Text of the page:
Connerly points to evidence that black applicants may be the primary beneficiaries of holistic admissions. The University of California rates all high schools in the state on their academic performance on a scale of 1 to 10. Blacks from the schools with low ratings of 1 or 2 saw their acceptance rate at UCLA jump from 12 percent to 27 percent. But white students from these low-performing high schools actually had a decline in their admit rate to UCLA.

“UCLA is looking at nonacademic factors primarily for black students,” Connerly said.


Fairfield University Alumni Seek to Increase Racial Diversity on Campus

Like many of its peer institutions affiliated with the Roman Catholic Church, Fairfield University in Connecticut does not have a large number of black students. The latest Department of Education figures show that blacks make up only 2.2 percent of the student body at the university.

Each year the alumni association of the university holds the Fairfield Awards Dinner to raise money for the Alumni Multicultural Scholarship Fund. This year the dinner raised over $800,000 for the scholarship fund. Since 1988 the endowment fund for the multicultural scholarship fund has grown to $8 million. During this period the percentage of underrepresented minorities in the Fairfield student body has risen from 3 percent to 12 percent. Minorities were 18 percent of this year’s freshman class.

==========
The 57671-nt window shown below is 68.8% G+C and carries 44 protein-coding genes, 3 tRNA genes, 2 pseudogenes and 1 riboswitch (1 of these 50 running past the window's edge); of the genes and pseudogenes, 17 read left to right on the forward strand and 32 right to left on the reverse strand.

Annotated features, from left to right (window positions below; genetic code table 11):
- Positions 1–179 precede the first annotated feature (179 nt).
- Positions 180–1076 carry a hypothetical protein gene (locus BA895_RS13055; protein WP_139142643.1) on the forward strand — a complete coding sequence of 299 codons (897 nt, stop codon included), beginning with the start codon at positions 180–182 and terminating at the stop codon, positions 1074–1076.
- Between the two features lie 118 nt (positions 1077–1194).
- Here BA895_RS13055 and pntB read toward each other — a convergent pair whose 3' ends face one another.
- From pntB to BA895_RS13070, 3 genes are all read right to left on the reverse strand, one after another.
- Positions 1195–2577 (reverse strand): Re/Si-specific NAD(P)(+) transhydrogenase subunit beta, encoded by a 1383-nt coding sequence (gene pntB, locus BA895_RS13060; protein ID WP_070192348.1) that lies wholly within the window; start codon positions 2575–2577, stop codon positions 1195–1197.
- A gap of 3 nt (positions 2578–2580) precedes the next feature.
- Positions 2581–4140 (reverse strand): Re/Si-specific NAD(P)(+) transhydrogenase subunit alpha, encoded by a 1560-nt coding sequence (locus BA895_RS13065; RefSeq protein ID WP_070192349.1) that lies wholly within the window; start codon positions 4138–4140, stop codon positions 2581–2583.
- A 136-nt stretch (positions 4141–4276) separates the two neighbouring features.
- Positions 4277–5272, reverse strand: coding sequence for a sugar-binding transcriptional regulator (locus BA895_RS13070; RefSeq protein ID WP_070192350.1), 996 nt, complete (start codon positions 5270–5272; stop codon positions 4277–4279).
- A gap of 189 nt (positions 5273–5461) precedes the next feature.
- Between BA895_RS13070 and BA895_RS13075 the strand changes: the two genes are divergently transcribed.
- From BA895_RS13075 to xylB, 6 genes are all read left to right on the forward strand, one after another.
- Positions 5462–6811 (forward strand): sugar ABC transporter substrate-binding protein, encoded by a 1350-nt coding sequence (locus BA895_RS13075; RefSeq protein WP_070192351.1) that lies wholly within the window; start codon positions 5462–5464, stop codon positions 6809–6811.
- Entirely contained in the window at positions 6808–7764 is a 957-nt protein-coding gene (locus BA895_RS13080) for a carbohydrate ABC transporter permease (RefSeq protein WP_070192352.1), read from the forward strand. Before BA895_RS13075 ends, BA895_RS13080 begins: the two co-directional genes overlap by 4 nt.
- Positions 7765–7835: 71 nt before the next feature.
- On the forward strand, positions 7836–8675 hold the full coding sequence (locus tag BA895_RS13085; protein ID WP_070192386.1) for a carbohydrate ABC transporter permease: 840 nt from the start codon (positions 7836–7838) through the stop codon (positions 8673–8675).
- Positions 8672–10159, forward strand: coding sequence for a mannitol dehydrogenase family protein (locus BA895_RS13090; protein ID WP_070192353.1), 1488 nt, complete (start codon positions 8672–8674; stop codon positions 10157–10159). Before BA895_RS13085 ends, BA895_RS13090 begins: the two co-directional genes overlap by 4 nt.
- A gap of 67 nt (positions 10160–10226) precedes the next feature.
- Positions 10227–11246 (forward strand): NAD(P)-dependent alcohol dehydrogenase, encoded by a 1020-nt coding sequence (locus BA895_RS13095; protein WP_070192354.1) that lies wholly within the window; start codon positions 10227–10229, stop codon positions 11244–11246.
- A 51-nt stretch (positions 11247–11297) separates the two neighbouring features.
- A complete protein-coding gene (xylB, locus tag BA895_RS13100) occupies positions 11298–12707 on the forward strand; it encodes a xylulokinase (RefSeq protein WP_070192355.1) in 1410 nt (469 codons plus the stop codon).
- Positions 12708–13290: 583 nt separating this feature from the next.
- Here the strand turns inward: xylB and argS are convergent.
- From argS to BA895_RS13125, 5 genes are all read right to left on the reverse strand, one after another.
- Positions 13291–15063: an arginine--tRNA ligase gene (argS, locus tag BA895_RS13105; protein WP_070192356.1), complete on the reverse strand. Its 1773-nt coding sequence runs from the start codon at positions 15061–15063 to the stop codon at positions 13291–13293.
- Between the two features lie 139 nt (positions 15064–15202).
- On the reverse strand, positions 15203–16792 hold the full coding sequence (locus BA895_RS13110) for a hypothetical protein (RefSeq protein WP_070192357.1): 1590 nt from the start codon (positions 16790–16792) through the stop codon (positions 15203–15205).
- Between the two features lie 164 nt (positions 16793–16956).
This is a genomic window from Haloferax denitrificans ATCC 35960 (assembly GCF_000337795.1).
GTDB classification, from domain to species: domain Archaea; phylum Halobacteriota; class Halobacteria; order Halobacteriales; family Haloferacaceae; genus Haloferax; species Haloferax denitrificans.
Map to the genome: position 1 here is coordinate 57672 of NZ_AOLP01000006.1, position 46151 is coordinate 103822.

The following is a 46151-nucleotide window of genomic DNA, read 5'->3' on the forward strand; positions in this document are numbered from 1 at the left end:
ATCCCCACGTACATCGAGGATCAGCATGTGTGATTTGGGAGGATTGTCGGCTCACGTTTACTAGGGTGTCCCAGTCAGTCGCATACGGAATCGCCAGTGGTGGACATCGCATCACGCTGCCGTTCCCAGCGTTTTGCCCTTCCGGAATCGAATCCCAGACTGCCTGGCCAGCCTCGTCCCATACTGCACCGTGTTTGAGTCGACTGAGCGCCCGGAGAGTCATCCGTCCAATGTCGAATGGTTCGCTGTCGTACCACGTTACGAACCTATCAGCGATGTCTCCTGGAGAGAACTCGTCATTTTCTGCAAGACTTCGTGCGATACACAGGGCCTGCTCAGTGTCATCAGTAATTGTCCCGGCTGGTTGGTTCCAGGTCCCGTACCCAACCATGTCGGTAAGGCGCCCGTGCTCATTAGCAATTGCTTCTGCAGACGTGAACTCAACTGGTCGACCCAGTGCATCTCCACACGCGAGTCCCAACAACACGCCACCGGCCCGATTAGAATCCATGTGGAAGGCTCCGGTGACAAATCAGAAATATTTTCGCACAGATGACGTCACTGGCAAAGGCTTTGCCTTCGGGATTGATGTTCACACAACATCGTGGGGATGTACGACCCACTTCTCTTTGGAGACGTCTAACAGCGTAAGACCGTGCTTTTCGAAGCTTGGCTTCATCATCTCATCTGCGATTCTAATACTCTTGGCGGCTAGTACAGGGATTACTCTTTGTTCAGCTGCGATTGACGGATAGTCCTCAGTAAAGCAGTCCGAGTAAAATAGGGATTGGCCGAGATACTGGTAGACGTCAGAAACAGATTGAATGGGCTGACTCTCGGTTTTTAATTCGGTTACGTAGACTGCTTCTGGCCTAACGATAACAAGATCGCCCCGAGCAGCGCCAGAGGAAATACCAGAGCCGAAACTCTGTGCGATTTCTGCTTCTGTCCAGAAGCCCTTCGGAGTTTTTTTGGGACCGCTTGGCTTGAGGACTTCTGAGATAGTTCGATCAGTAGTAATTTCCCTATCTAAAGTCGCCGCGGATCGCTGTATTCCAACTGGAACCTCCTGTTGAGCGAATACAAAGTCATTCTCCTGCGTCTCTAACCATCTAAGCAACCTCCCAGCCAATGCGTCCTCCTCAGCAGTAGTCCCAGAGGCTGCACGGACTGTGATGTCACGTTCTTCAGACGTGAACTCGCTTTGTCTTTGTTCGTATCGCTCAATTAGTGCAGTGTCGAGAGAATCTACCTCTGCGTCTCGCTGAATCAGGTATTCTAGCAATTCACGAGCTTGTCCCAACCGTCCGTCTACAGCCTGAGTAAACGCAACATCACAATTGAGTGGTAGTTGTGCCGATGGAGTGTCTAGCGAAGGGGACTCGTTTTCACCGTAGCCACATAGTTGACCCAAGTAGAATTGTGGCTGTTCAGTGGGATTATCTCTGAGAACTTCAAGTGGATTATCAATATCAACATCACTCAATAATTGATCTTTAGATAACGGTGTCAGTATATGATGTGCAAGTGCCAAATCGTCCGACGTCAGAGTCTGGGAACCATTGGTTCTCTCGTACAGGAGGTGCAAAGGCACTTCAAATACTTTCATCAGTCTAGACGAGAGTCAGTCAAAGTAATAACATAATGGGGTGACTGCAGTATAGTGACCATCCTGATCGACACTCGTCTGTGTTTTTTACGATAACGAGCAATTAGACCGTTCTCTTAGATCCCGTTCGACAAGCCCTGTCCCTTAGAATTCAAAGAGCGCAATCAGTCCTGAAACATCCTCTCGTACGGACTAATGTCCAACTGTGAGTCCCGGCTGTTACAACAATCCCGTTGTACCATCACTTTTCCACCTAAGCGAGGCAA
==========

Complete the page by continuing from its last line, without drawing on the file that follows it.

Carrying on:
Executive Seeks to Offset the Damage Done by Opening Up Black-Only College Scholarships to Low-Income Students of All Races

The Davis-Chambers Scholarships have provided money for black students to attend state-operated colleges and universities in Nebraska. In 2005, 51 black students were enrolled in Nebraska colleges under the Davis-Chambers scholarship program. The program is named after Dick Davis, an Omaha insurance executive who gave the seed money for the endowment fund, and Nebraska state senator Ernie Chambers, who sponsored the legislation creating the scholarship program, which is partially funded by the state.